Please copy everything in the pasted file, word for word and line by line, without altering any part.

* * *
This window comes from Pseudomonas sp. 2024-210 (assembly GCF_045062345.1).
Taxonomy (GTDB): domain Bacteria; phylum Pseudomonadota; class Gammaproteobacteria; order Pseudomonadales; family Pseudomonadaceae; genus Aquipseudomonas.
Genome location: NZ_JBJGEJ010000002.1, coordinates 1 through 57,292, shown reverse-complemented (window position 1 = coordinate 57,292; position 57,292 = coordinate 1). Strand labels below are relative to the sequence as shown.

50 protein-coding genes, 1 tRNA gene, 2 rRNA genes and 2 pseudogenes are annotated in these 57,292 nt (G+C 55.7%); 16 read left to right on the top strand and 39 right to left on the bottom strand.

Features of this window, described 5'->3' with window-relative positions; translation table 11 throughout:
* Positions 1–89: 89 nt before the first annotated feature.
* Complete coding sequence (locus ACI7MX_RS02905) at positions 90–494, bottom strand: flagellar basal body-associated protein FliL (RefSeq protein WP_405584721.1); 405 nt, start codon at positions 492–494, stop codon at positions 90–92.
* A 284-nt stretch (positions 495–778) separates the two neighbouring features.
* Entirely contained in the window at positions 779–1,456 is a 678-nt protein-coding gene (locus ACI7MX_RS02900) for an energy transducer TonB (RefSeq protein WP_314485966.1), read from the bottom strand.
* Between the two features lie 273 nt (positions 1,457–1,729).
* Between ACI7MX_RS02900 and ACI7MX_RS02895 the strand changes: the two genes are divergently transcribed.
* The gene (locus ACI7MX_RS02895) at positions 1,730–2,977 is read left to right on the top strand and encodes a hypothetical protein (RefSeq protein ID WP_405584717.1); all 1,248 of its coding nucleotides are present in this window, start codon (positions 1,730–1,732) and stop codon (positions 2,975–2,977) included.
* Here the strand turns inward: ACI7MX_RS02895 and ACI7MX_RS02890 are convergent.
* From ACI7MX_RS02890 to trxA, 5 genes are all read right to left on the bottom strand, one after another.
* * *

This window comes from Pseudomonas sp. 2024-210 (assembly GCF_045062345.1).
Taxonomy (GTDB): domain Bacteria; phylum Pseudomonadota; class Gammaproteobacteria; order Pseudomonadales; family Pseudomonadaceae; genus Aquipseudomonas.
Genome location: NZ_JBJGEJ010000002.1, coordinates 1 through 57,292, shown reverse-complemented (window position 1 = coordinate 57,292; position 57,292 = coordinate 1). Strand labels below are relative to the sequence as shown.

50 protein-coding genes, 1 tRNA gene, 2 rRNA genes and 2 pseudogenes are annotated in these 57,292 nt (G+C 55.7%); 16 read left to right on the top strand and 39 right to left on the bottom strand.

Features of this window, described 5'->3' with window-relative positions; translation table 11 throughout:
* Positions 1–89: 89 nt before the first annotated feature.
* Complete coding sequence (locus ACI7MX_RS02905) at positions 90–494, bottom strand: flagellar basal body-associated protein FliL (RefSeq protein WP_405584721.1); 405 nt, start codon at positions 492–494, stop codon at positions 90–92.
* A 284-nt stretch (positions 495–778) separates the two neighbouring features.
* Entirely contained in the window at positions 779–1,456 is a 678-nt protein-coding gene (locus ACI7MX_RS02900) for an energy transducer TonB (RefSeq protein WP_314485966.1), read from the bottom strand.
* Between the two features lie 273 nt (positions 1,457–1,729).
* Between ACI7MX_RS02900 and ACI7MX_RS02895 the strand changes: the two genes are divergently transcribed.
* The gene (locus ACI7MX_RS02895) at positions 1,730–2,977 is read left to right on the top strand and encodes a hypothetical protein (RefSeq protein ID WP_405584717.1); all 1,248 of its coding nucleotides are present in this window, start codon (positions 1,730–1,732) and stop codon (positions 2,975–2,977) included.
* Here the strand turns inward: ACI7MX_RS02895 and ACI7MX_RS02890 are convergent.
* From ACI7MX_RS02890 to trxA, 5 genes are all read right to left on the bottom strand, one after another.